by Ron Daly
I'm no Brother Grimm or Mother Goose or any other storyteller by trade, but I do have a little fable I'd love to share. It's about a group of bankers (or "credit-unioneers", in this case) that were sailing a large boat down a river.
The crew all worked very well together, but one day the first mate noticed something was out of the ordinary. For some reason, the ship was lower in the water than it had been the day before. The first mate called the rest of the crew together.
"We've got a problem," he said. "For some reason, the ship is lower in the water than it was a day ago..."
"Nonsense!" cried the helmsman. "This ship is sailing as high and fast as it ever was."
"I don't know...I think we should check for any holes in the boat."
After several hours of deliberation, the crew split up, searched the ship and found the hole. They reconvened on the deck.
"Well, we need to plug the hole," said the first mate.
"Now, now, let's not get in a big hurry here...that's going to take a lot of time and energy. Do we have what it takes?" said the watchman.
"Yeah, and who's going to pay for all this?" said the helmsman.
"You know, I'm not entirely convinced this is that big of a problem. That hole's been there, what, one whole day and we still haven't sunk?" said the Captain.
The first mate was frustrated. He stomped his feet and huffed and puffed, insisting they had to act on the problem immediately. Finally, he got the crew to (reluctantly) agree to work on the issue. After a few hours of cobbling, they came up with a giant wad of chewing gum. When the gum gave way, they put their heads together yet again and came up with a big bag of corks to plug the hole. When the corks proved too loose, they settled on a broken barrel. They patched up the hole with several planks from the barrel which stopped the water from coming in and grew and shrunk with the other wood on the boat.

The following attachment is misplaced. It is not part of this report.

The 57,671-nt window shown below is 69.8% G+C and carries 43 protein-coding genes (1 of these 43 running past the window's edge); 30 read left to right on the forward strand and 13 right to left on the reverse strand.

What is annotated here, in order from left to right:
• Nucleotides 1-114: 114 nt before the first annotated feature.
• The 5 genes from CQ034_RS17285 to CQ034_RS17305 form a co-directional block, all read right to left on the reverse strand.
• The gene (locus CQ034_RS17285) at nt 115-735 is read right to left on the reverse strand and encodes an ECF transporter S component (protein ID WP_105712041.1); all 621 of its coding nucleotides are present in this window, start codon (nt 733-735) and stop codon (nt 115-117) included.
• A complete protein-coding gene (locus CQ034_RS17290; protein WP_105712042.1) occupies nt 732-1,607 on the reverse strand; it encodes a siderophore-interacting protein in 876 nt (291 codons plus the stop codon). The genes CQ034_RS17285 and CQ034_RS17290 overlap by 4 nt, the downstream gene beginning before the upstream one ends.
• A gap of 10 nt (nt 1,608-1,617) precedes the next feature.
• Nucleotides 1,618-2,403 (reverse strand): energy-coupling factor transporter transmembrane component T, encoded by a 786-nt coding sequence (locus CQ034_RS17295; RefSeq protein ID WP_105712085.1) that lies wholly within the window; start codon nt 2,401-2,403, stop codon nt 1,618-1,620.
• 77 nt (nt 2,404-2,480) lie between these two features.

As the crew observed their handy-work and congratulated themselves on a job well done, they noticed something very strange was happening. The sound of loud, rushing water echoed inside the hull. The crew cautiously peeked out of the porthole window and saw a large, rushing waterfall - and noticed they were only seconds away from the edge. With everyone's resources devoted to fixing the hole, there was no navigation, no steering, no planning, no nothing...
And then the ship went over the waterfall.
I 'm pretty sure you get the point. Plugging one "hole" with any given technology only solves that problem. If there's no strategy for electronic users and mobile members, you're going over the falls. Arguing internally about whether or not technological steps forward can be taken or should be taken? That's quibbling. The question that should always be asked: "will this step forward be a step forward for members, too?"
I'll be conducting a webinar on Wednesday, June 11 at 2pm ET in conjunction with CUES. It's called:
Won't you join us? We'll be talking about all the ways credit unions can enhance their electronic strategy and keep the ship sailing for years to come. Sign up today as a CUES member or register as a guest - the webinar is open to all. I hope to see you there.